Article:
By Caterina Amaral
Imprisoned at the age of 16, forced into marriage at 18 and moved to Canada at 26.
Marina Nemat told her story to the Ryerson community on Wednesday. She recounts how she was a political prisoner in Iran’s most notorious prison. She also spoke about how Iran’s future could change despite the oppressive regime instilled in 1979 during the Islamic Revolution.
She said in no way is she an academic. Instead Nemat calls herself a storyteller.
She was arrested in her home and later interrogated in Evin, a place she said is just north of Tehran and known for death and torture. At Evin a man asked her if she participated in rallies against the government.
“I thought about it for a moment. I have two options: I either lie [or] tell the truth. But what’s the point of lying? The principal knew I attended protest rallies, my friends knew, the shopkeepers knew. I didn’t wear a ski mask on the streets of Tehran. This was my own neighbourhood,” she said.
So Nemat admitted that she went to protest rallies.
Then he asked her if she had written articles against the government. She also admitted to that, but she said it was written on a piece of cardboard and more like anecdotes about the fact that “in my country having fun had become illegal.”
“So you tell a teenager they can’t have fun, what do you think they’re gonna do?”
To hear real life stories like Nemat’s is why third-year history student John Ceron was interested in attending Ryerson’s International Issues Discussion (IID) forum. Ceron said he read Nemat’s memoir, Prisoner of Tehran: A memoir. He said he enjoys reading non-fiction because “it gets you into the [real] world.”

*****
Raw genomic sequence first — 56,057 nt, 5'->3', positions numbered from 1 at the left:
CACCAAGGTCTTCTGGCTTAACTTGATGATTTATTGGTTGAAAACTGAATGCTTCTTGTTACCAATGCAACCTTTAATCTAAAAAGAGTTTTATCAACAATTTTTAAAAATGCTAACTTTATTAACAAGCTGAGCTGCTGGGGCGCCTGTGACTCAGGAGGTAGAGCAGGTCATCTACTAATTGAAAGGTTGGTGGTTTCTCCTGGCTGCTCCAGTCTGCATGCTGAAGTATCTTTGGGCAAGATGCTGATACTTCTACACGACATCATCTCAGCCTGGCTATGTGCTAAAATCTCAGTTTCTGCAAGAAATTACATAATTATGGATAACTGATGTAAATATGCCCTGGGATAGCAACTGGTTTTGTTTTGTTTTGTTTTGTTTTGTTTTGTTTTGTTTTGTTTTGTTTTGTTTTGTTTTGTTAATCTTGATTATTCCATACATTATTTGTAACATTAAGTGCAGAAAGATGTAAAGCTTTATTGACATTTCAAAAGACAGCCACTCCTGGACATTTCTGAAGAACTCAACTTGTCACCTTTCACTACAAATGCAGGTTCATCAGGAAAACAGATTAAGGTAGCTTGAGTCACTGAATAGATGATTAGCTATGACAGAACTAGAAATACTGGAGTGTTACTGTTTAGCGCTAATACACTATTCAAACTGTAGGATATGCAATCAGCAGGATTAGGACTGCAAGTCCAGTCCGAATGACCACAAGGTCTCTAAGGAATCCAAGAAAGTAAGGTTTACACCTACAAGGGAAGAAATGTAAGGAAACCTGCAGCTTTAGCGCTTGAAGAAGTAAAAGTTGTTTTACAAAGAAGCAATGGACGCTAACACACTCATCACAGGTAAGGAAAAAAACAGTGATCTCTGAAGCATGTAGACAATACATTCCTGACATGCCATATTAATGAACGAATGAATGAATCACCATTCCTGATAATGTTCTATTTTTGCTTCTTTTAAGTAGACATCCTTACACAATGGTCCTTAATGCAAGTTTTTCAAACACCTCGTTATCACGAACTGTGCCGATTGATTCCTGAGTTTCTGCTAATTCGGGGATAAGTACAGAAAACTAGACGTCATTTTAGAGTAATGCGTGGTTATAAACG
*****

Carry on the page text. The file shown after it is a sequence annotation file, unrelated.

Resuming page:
After Nemat was in Evin for two years, she avoided execution when a guard told her they were going to get married or he would kill her parents. Later he was assassinated by a rival faction of the government. Nemat said his parents were good people and fought for her freedom. In 1991, she moved to Canada.
Host and organizer for IID, fourth-year history student Muna Osman said, “I really respected that [Nemat] said the future [of Iran] wasn’t definitive.”
Nemat said that in order for there to be change in Iran, everyone must hold accountability.
“We have to acknowledge all the things that we didn’t do and what we should have done and all the things we did. We have to acknowledge we are responsible,” she said.
Osman said she agrees with what Nemat said about change. Especially as a history student, Osman said she learned that intervention is not the only way to seek change but that it is from people’s initiatives.
Despite all the horrors Nemat endured in Evin, she said her most fond memories took place there. Nemat said she had friends who showed her love.
“That is humanity. When we love despite evil.”